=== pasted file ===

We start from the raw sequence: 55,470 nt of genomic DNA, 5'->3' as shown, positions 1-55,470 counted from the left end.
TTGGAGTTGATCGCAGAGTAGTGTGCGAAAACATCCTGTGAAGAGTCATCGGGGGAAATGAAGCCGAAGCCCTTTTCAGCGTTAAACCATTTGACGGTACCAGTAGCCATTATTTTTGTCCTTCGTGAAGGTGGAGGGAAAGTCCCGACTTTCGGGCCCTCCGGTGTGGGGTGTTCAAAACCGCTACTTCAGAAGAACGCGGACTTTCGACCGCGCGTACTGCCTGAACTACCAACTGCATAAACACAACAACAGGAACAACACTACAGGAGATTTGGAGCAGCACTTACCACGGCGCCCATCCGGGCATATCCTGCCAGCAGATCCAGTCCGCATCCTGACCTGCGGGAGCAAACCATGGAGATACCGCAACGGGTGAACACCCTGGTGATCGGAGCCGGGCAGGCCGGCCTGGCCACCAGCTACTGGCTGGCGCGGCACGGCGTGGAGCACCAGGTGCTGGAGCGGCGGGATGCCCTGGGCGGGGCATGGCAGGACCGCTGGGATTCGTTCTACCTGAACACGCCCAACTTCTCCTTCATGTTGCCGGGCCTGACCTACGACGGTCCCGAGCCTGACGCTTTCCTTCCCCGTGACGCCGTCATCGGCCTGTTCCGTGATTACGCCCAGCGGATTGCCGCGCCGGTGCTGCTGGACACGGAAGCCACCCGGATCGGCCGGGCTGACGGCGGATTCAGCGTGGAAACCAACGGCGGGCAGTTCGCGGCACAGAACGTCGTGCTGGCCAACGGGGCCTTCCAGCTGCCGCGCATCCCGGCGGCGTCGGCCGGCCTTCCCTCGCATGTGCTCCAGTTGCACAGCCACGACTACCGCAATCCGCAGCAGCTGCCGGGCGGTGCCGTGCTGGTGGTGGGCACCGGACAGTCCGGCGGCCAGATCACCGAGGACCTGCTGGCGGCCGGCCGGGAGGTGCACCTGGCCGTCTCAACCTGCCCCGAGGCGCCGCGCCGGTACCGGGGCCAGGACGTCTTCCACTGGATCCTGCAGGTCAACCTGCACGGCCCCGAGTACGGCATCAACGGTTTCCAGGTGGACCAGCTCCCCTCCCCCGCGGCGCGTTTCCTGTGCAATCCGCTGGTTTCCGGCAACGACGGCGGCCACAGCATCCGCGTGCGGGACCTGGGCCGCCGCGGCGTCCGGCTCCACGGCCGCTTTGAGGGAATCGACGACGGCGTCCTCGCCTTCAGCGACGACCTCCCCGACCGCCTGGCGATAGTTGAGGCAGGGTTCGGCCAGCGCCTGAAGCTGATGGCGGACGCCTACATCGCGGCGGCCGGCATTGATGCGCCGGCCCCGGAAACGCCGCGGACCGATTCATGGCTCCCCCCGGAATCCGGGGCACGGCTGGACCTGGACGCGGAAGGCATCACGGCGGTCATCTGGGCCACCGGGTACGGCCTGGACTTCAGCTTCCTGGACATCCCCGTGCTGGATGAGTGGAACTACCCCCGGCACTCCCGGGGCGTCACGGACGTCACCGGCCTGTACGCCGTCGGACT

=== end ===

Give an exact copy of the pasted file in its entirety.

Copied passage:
We start from the raw sequence: 55,470 nt of genomic DNA, 5'->3' as shown, positions 1-55,470 counted from the left end.
TTGGAGTTGATCGCAGAGTAGTGTGCGAAAACATCCTGTGAAGAGTCATCGGGGGAAATGAAGCCGAAGCCCTTTTCAGCGTTAAACCATTTGACGGTACCAGTAGCCATTATTTTTGTCCTTCGTGAAGGTGGAGGGAAAGTCCCGACTTTCGGGCCCTCCGGTGTGGGGTGTTCAAAACCGCTACTTCAGAAGAACGCGGACTTTCGACCGCGCGTACTGCCTGAACTACCAACTGCATAAACACAACAACAGGAACAACACTACAGGAGATTTGGAGCAGCACTTACCACGGCGCCCATCCGGGCATATCCTGCCAGCAGATCCAGTCCGCATCCTGACCTGCGGGAGCAAACCATGGAGATACCGCAACGGGTGAACACCCTGGTGATCGGAGCCGGGCAGGCCGGCCTGGCCACCAGCTACTGGCTGGCGCGGCACGGCGTGGAGCACCAGGTGCTGGAGCGGCGGGATGCCCTGGGCGGGGCATGGCAGGACCGCTGGGATTCGTTCTACCTGAACACGCCCAACTTCTCCTTCATGTTGCCGGGCCTGACCTACGACGGTCCCGAGCCTGACGCTTTCCTTCCCCGTGACGCCGTCATCGGCCTGTTCCGTGATTACGCCCAGCGGATTGCCGCGCCGGTGCTGCTGGACACGGAAGCCACCCGGATCGGCCGGGCTGACGGCGGATTCAGCGTGGAAACCAACGGCGGGCAGTTCGCGGCACAGAACGTCGTGCTGGCCAACGGGGCCTTCCAGCTGCCGCGCATCCCGGCGGCGTCGGCCGGCCTTCCCTCGCATGTGCTCCAGTTGCACAGCCACGACTACCGCAATCCGCAGCAGCTGCCGGGCGGTGCCGTGCTGGTGGTGGGCACCGGACAGTCCGGCGGCCAGATCACCGAGGACCTGCTGGCGGCCGGCCGGGAGGTGCACCTGGCCGTCTCAACCTGCCCCGAGGCGCCGCGCCGGTACCGGGGCCAGGACGTCTTCCACTGGATCCTGCAGGTCAACCTGCACGGCCCCGAGTACGGCATCAACGGTTTCCAGGTGGACCAGCTCCCCTCCCCCGCGGCGCGTTTCCTGTGCAATCCGCTGGTTTCCGGCAACGACGGCGGCCACAGCATCCGCGTGCGGGACCTGGGCCGCCGCGGCGTCCGGCTCCACGGCCGCTTTGAGGGAATCGACGACGGCGTCCTCGCCTTCAGCGACGACCTCCCCGACCGCCTGGCGATAGTTGAGGCAGGGTTCGGCCAGCGCCTGAAGCTGATGGCGGACGCCTACATCGCGGCGGCCGGCATTGATGCGCCGGCCCCGGAAACGCCGCGGACCGATTCATGGCTCCCCCCGGAATCCGGGGCACGGCTGGACCTGGACGCGGAAGGCATCACGGCGGTCATCTGGGCCACCGGGTACGGCCTGGACTTCAGCTTCCTGGACATCCCCGTGCTGGATGAGTGGAACTACCCCCGGCACTCCCGGGGCGTCACGGACGTCACCGGCCTGTACGCCGTCGGACT